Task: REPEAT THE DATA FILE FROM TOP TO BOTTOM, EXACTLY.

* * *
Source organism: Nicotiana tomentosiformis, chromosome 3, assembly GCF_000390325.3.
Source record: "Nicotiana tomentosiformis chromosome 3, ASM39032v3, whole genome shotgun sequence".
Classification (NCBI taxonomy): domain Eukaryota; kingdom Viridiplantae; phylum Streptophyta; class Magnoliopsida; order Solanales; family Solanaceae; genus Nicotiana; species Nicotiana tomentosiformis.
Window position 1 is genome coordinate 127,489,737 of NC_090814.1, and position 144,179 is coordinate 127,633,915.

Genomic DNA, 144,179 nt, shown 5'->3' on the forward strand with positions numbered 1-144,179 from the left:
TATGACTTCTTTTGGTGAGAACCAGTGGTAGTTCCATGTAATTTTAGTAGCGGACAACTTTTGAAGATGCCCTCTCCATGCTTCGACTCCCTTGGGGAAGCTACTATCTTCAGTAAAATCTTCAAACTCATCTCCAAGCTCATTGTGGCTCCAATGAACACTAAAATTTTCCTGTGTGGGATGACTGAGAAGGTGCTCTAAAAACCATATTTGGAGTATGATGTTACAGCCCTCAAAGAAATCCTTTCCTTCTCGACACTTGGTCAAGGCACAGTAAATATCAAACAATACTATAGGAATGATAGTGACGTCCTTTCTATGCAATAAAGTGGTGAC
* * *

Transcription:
Source organism: Nicotiana tomentosiformis, chromosome 3, assembly GCF_000390325.3.
Source record: "Nicotiana tomentosiformis chromosome 3, ASM39032v3, whole genome shotgun sequence".
Classification (NCBI taxonomy): domain Eukaryota; kingdom Viridiplantae; phylum Streptophyta; class Magnoliopsida; order Solanales; family Solanaceae; genus Nicotiana; species Nicotiana tomentosiformis.
Window position 1 is genome coordinate 127,489,737 of NC_090814.1, and position 144,179 is coordinate 127,633,915.

Genomic DNA, 144,179 nt, shown 5'->3' on the forward strand with positions numbered 1-144,179 from the left:
TATGACTTCTTTTGGTGAGAACCAGTGGTAGTTCCATGTAATTTTAGTAGCGGACAACTTTTGAAGATGCCCTCTCCATGCTTCGACTCCCTTGGGGAAGCTACTATCTTCAGTAAAATCTTCAAACTCATCTCCAAGCTCATTGTGGCTCCAATGAACACTAAAATTTTCCTGTGTGGGATGACTGAGAAGGTGCTCTAAAAACCATATTTGGAGTATGATGTTACAGCCCTCAAAGAAATCCTTTCCTTCTCGACACTTGGTCAAGGCACAGTAAATATCAAACAATACTATAGGAATGATAGTGACGTCCTTTCTATGCAATAAAGTGGTGAC